“Take only what you need and leave the land as you found it.”
“When we show our respect for other living things, they respond with respect for us.” ~ Arapaho
“We will be known forever by the tracks we leave.” ~ Dakota
“In our every deliberation, we must consider the impact of our decisions on the next 7 generations.” ~ Iroquois
“If you continue to contaminate your own home, you will eventually suffocate in your own waste.”
“When a man moves away from nature his heart becomes hard.” ~ Lakota
“Listen to her – our Earth, our Mother; listen to what she is saying.” ~ Mohawk
“Be still and the earth will speak to you.” ~ Navaho
Native American tribes, as diverse as they are, have many things in common. Perhaps one of the biggest and most important things they have in common is how to care for nature, for Mother Earth. The above Native American proverbs are just a sampling of the different tribes and their view. As you can see, each one is worded differently but they each speak on the importance of taking care of Mother Earth. Native Americans, and other indigenous tribes all over the world, have understood the importance of man living in a balanced relationship with nature. They have known for eons that one must take only what they need and leave enough for the next person or other living being that comes along. Whenever possible, replace what you take such as trees.
I am not referring to climate change or global warming. Enough attention has been brought up about this topic. I am talking about natural resource exploitation and the garbage we leave wherever we feel like it.
Man has had a long history of exploiting or over harvesting natural resources that Mother Earth has provided for all of us to use. It began shortly after man walked the Earth and it continues today. Some examples are;
1. In Europe around the time of the Dark Ages, mass deforestation took place. As people went from the wandering, nomadic life to sedentary(living in one place) life, forests were cut down to heat homes, make buildings, furniture and later paper. As the demand for wood grew, the supply dwindled quicker than it was replenished. Beautiful ancient forests were replaced with barren, desolate land.
When the white man came to North America, the same thing happened. Vast trees in the north eastern part of the country were cut down to heat homes, build buildings and furniture.
2. In America during the Great Depression, there was a period of time called the Dirty Thirties. During this time, a phenomenon called the Dust Bowl occurred. This was an event during a severe drought when farmers overused the land and didn’t apply dryland farming methods to prevent wind erosion. This caused the Great Plains to turn into a desert which changed the weather patterns due to a lack of vegetation. Massive wind storms picked up the dust from the Earth and carried it as far East as Washington DC. This became known as the Black Blizzard.
3. There have also been countless problems with man over hunting animals and fish. Some animals have been hunted to extinction or have hovered the endangered list, while others can still be hunted but there are restrictions on quantity, sex or age of the animal. Examples are crabs, tuna fish, deer, etc.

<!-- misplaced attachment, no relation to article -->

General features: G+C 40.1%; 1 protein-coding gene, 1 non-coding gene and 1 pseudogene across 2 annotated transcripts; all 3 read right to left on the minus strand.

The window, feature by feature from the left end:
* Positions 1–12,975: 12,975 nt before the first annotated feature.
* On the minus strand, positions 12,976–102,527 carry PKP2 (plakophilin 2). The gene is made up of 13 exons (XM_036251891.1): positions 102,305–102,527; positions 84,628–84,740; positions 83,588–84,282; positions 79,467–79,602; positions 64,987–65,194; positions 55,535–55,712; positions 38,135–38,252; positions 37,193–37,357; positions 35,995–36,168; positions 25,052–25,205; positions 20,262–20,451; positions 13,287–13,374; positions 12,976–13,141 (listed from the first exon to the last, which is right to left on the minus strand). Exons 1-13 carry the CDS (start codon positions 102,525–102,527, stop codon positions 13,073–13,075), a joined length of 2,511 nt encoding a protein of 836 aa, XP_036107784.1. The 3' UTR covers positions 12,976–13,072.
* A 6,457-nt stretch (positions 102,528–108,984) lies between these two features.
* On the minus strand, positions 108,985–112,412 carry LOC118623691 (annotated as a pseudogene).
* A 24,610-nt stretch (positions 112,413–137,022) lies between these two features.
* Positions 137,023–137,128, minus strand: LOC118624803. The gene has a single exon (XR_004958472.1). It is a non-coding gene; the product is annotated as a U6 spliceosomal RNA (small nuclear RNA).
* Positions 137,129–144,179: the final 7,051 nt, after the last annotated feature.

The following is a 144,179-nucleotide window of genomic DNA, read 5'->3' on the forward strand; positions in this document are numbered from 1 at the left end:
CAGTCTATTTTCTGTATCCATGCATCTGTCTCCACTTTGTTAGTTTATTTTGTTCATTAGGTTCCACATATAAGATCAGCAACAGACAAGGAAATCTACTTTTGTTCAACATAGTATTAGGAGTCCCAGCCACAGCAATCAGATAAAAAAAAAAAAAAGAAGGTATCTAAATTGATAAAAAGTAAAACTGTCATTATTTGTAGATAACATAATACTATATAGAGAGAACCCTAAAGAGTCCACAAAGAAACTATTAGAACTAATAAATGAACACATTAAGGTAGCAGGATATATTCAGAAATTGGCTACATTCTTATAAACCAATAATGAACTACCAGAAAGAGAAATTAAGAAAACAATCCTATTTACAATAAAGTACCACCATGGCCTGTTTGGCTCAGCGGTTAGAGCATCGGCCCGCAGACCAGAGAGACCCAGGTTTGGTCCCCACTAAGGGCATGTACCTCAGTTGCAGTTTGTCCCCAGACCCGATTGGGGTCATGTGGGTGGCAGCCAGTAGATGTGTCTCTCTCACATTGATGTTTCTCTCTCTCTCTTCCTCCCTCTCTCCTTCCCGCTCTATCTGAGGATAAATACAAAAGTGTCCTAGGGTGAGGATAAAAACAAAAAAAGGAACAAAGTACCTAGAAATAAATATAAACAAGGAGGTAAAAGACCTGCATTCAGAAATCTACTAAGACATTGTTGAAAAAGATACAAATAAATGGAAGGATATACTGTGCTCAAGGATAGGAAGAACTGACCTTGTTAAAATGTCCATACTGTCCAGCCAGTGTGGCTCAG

4. Mother Earth’s minerals have not been spared the onslaught either.
As far as human garbage is concerned, the list of what we’ve done is very long. We have become to greedy and lazy. Our greed has lead us to not only overuse and exploit but careless and reckless as well as. Just think about the oil spills and other accidental or incidental pollution events over the last 75 – 100 years. Our water, land and air has all been affected.
How many times have you driven down the road and thrown or seen someone throw a beverage can, fast food wrappers or even gum wrapper out of the window instead of in a garbage can? Have you noticed roadsides littered with garbage? Do you know how long it takes for that garbage to break down? The following list should give you an idea
Banana Skin 3 – 4 weeks
Paper Bag 1 month
Cardboard 2 months
Apple core 1 – 2 months
Aluminium Cans more than 1 million years
Orange Peel Up to 2 years
Cigarette Butts Up to 12 years
Plastic Bags Up to 20 years
Plastic Bottle 450 years
Glass 1-2 million years
Petrochemical products never truly breakdown and remain in the environment forever.
As you can see, it takes a long time for our waste to breakdown, if ever. Now I’m going to assume that many if not all of you reading this don’t leave garbage all over your home. I know I don’t. So, if Earth is also our home, why do we leave garbage all over it?
We do not need to look very far to see examples of what we’ve done. Can you think of other examples of how we are draining our resources?
We can point fingers all day long about who’s done what to each of the resources but that will not solve the problem. We need to come up with viable solutions. If we are to pass Mother Earth to our children, we need to do a little work. We can start in our own back yards and in our communities. Wherever you find garbage, pick it up. In your community, there may be events where everyone gets together to work on an area. Go participate. Your community doesn’t have one? Start one up. And for heaven’s sake, if you take from the Earth, take only what you need and replace what you take if possible. There are plenty of activists and organizations that are working to clean up and preserve the resources that sustain life but they need our help. Donate your time or your money. If all you are physically able to is pray, then do that.
All it takes is one person to get the ball rolling. Together we can make a difference.
Thought for the day: “We are grateful to the Mother Earth.” ~ Pueblo
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